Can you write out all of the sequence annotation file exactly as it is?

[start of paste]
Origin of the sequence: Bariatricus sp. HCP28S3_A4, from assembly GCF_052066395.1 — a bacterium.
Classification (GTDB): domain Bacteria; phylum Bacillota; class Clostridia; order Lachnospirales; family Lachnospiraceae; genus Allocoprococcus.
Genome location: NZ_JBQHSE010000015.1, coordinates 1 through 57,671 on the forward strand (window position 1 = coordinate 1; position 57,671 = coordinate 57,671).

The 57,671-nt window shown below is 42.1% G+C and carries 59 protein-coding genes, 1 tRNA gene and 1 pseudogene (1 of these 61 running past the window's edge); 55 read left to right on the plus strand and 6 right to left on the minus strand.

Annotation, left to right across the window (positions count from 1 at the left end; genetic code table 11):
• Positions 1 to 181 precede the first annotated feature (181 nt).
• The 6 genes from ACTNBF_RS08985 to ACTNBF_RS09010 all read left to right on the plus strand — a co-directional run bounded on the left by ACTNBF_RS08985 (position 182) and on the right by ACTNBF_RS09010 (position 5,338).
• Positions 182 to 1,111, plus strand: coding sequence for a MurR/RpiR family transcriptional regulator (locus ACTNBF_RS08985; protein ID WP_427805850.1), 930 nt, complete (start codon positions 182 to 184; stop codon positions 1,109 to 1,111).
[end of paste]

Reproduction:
Origin of the sequence: Bariatricus sp. HCP28S3_A4, from assembly GCF_052066395.1 — a bacterium.
Classification (GTDB): domain Bacteria; phylum Bacillota; class Clostridia; order Lachnospirales; family Lachnospiraceae; genus Allocoprococcus.
Genome location: NZ_JBQHSE010000015.1, coordinates 1 through 57,671 on the forward strand (window position 1 = coordinate 1; position 57,671 = coordinate 57,671).

The 57,671-nt window shown below is 42.1% G+C and carries 59 protein-coding genes, 1 tRNA gene and 1 pseudogene (1 of these 61 running past the window's edge); 55 read left to right on the plus strand and 6 right to left on the minus strand.

Annotation, left to right across the window (positions count from 1 at the left end; genetic code table 11):
• Positions 1 to 181 precede the first annotated feature (181 nt).
• The 6 genes from ACTNBF_RS08985 to ACTNBF_RS09010 all read left to right on the plus strand — a co-directional run bounded on the left by ACTNBF_RS08985 (position 182) and on the right by ACTNBF_RS09010 (position 5,338).
• Positions 182 to 1,111, plus strand: coding sequence for a MurR/RpiR family transcriptional regulator (locus ACTNBF_RS08985; protein ID WP_427805850.1), 930 nt, complete (start codon positions 182 to 184; stop codon positions 1,109 to 1,111).